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A Thousand Letters Home
     

A Thousand Letters Home

5.0 1
by Teresa K. Irish
 
On May 26, 2006, one month and one day after her Dad�s death, Teresa Irish raised the lid on the Army trunk that had resided in the family home her entire life. There, nestled in row after row, were her Dad�s nearly 1,000 handwritten letters from World War II. Carefully tucked away and visited only by him over the course of six decades, the letters were postmarked

Overview

On May 26, 2006, one month and one day after her Dad�s death, Teresa Irish raised the lid on the Army trunk that had resided in the family home her entire life. There, nestled in row after row, were her Dad�s nearly 1,000 handwritten letters from World War II. Carefully tucked away and visited only by him over the course of six decades, the letters were postmarked from November, 1942 to December, 1945. In the top left corner of each envelope was the signature of the sender, Aarol W. �Bud� Irish. The fragile and yellowed pages were addressed to Bud�s parents and to the sweetheart who would later become his wife, Elaine Marie Corbat.

From lonesome, moonlit nights listening to the Hit Parade; to the foxholes and front lines of Germany where Bud would earn the Silver Star, the Purple Heart and the Bronze star; to correspondence from the heartbroken Mothers whose sons had died by his side, �A Thousand Letters Home� is a moving and historic story of life and loss, hope and perseverance, unwavering faith, and true love.

At every opportunity, Bud poured out his thoughts and feelings in these letters home. As the reader turns the pages, the transition from boy to man is apparent in the passing of the weeks, months, and years.

Unable or perhaps reluctant to recount what they had experienced, many veterans chose to spare their loved ones the detailed atrocities of war � these would be their own personal burdens to bear for the remainder of their lives. Bud foreshadowed this in a letter to his parents on February 4th, 1945:

��Heaven knows they [soldiers] don't want anything more on earth than to get it over and go back to their loved ones�We don't want anything extra when we get home, but just want to find everything as we left it and forget everything that's happened or we've seen over here��

This book is for the children, grandchildren and future descendants of WWII veterans. This book is for all Americans�lest we forget.

Editorial Reviews

Reviewers Choice - Midwest Book Review Small Press Bookwatch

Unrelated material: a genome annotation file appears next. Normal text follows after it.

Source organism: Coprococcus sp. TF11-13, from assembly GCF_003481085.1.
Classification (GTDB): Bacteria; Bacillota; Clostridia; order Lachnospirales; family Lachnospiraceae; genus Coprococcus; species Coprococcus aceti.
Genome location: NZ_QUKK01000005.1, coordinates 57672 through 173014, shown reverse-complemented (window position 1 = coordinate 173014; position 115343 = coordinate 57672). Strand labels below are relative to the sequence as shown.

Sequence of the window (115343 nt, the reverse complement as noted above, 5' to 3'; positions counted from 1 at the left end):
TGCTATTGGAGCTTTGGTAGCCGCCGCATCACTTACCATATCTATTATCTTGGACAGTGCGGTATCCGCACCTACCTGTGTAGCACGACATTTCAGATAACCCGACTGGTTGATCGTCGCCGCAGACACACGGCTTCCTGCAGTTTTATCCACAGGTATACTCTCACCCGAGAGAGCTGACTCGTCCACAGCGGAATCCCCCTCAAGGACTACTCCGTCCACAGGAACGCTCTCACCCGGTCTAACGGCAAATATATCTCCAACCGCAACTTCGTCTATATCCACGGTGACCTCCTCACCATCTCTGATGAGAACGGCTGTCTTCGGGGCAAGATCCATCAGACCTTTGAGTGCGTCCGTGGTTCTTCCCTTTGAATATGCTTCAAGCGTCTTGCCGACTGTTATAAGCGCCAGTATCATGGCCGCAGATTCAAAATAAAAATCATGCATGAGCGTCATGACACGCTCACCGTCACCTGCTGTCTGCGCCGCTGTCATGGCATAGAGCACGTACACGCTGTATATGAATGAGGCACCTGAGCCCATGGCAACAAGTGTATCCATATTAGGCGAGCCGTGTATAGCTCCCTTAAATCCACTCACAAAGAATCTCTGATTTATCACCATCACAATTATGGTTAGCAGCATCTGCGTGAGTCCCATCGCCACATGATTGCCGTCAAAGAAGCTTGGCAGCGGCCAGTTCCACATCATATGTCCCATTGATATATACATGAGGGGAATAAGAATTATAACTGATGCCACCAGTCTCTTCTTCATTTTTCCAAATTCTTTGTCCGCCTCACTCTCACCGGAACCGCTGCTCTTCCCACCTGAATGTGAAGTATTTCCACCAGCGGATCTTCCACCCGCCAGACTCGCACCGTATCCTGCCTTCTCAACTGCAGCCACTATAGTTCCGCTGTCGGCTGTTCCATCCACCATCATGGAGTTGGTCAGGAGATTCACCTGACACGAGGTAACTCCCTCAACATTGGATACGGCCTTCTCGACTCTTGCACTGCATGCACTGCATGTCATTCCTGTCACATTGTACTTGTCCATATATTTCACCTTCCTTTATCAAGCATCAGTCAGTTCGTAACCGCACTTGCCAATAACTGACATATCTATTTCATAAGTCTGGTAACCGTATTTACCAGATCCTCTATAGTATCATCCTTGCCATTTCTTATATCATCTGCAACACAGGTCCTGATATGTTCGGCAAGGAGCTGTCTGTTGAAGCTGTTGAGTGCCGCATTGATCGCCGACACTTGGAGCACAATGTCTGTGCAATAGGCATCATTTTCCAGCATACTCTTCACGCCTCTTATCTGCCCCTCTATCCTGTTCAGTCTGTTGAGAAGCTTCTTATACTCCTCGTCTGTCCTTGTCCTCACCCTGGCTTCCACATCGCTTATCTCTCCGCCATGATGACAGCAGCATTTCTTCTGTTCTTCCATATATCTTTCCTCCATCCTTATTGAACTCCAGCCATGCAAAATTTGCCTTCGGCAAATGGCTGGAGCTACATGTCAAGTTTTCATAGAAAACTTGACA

The personal stories of World War II live on in the letters left behind. "A Thousand Letters Home: The WWII Correspondence of Aarol W. 'Bud' Irish" shares the writings of the titular soldier, a veteran who fought for three years in Europe, facing near death and writing to a woman he may not ever see again. Compiled by his daughter Teresa Irish, "A Thousand Letters Home" is a charming and thoughtful tale of how war rocked the lives of the individual. "A Thousand Letters Home" is a choice addition

Product Details

BN ID:
2940016797144
Publisher:
ATLH Publications
Publication date:
06/09/2013
Sold by:
Barnes & Noble
Format:
NOOK Book
Pages:
580
Sales rank:
1,176,739
File size:
9 MB

Meet the Author

Born and raised in Michigan, Teresa Irish is the third youngest of the ten children of Aarol W. "Bud" and Elaine Irish. Shortly after her father's death in 2006, she found the nearly 1,000 letters her dad, a recipient of the Silver Star, Purple Heart, and two Bronze Stars, wrote home during his 38 months of service in WWII. A Thousand Letters Home is comprised of 320 of these amazing, insightful, and poignant letters, and 104 corresponding photographs and documents. A graduate of Michigan State University, Ms. Irish has worked in higher education administration, the staffing industry, and most recently as assistant vice-president for a national home healthcare and hospice company. She retired in April, 2012 and now devotes her time to sharing the positive, life-affirming message of the "journey of the letters" through speaking engagements and book events. Ms. Irish is married to LTC Bradley J. Foster, U.S. Army Reserve, and resides in Northville, MI.

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